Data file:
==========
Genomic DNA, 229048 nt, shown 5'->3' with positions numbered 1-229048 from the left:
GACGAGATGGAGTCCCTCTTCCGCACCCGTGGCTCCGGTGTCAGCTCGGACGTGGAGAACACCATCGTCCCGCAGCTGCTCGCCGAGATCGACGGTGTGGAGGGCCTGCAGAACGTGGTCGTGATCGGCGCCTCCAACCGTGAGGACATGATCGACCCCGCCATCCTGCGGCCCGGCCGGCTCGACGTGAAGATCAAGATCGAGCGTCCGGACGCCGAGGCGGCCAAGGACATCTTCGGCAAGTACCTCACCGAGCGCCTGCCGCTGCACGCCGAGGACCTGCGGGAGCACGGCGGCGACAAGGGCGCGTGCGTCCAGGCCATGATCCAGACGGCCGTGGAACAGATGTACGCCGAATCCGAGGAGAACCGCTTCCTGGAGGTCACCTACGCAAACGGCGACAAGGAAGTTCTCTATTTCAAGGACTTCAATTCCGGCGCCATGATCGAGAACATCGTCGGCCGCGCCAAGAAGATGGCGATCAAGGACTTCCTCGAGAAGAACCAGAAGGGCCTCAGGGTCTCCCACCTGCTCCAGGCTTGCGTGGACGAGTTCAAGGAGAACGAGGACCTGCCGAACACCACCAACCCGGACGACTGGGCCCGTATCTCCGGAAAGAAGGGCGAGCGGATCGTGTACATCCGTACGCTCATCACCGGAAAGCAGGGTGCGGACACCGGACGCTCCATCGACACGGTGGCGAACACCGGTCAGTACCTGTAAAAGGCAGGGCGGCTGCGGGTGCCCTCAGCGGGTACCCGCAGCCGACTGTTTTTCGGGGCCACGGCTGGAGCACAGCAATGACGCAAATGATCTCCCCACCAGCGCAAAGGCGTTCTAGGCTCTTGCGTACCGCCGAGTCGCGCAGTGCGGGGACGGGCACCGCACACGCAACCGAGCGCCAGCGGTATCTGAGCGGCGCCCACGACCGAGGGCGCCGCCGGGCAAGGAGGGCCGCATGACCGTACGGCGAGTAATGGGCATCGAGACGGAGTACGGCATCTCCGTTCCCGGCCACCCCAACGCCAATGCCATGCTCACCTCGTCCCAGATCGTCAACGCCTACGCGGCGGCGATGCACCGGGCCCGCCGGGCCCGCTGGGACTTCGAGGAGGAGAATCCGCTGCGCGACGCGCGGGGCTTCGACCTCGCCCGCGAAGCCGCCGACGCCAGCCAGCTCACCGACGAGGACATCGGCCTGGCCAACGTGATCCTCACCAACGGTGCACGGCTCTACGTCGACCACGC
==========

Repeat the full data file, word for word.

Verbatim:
Genomic DNA, 229048 nt, shown 5'->3' with positions numbered 1-229048 from the left:
GACGAGATGGAGTCCCTCTTCCGCACCCGTGGCTCCGGTGTCAGCTCGGACGTGGAGAACACCATCGTCCCGCAGCTGCTCGCCGAGATCGACGGTGTGGAGGGCCTGCAGAACGTGGTCGTGATCGGCGCCTCCAACCGTGAGGACATGATCGACCCCGCCATCCTGCGGCCCGGCCGGCTCGACGTGAAGATCAAGATCGAGCGTCCGGACGCCGAGGCGGCCAAGGACATCTTCGGCAAGTACCTCACCGAGCGCCTGCCGCTGCACGCCGAGGACCTGCGGGAGCACGGCGGCGACAAGGGCGCGTGCGTCCAGGCCATGATCCAGACGGCCGTGGAACAGATGTACGCCGAATCCGAGGAGAACCGCTTCCTGGAGGTCACCTACGCAAACGGCGACAAGGAAGTTCTCTATTTCAAGGACTTCAATTCCGGCGCCATGATCGAGAACATCGTCGGCCGCGCCAAGAAGATGGCGATCAAGGACTTCCTCGAGAAGAACCAGAAGGGCCTCAGGGTCTCCCACCTGCTCCAGGCTTGCGTGGACGAGTTCAAGGAGAACGAGGACCTGCCGAACACCACCAACCCGGACGACTGGGCCCGTATCTCCGGAAAGAAGGGCGAGCGGATCGTGTACATCCGTACGCTCATCACCGGAAAGCAGGGTGCGGACACCGGACGCTCCATCGACACGGTGGCGAACACCGGTCAGTACCTGTAAAAGGCAGGGCGGCTGCGGGTGCCCTCAGCGGGTACCCGCAGCCGACTGTTTTTCGGGGCCACGGCTGGAGCACAGCAATGACGCAAATGATCTCCCCACCAGCGCAAAGGCGTTCTAGGCTCTTGCGTACCGCCGAGTCGCGCAGTGCGGGGACGGGCACCGCACACGCAACCGAGCGCCAGCGGTATCTGAGCGGCGCCCACGACCGAGGGCGCCGCCGGGCAAGGAGGGCCGCATGACCGTACGGCGAGTAATGGGCATCGAGACGGAGTACGGCATCTCCGTTCCCGGCCACCCCAACGCCAATGCCATGCTCACCTCGTCCCAGATCGTCAACGCCTACGCGGCGGCGATGCACCGGGCCCGCCGGGCCCGCTGGGACTTCGAGGAGGAGAATCCGCTGCGCGACGCGCGGGGCTTCGACCTCGCCCGCGAAGCCGCCGACGCCAGCCAGCTCACCGACGAGGACATCGGCCTGGCCAACGTGATCCTCACCAACGGTGCACGGCTCTACGTCGACCACGC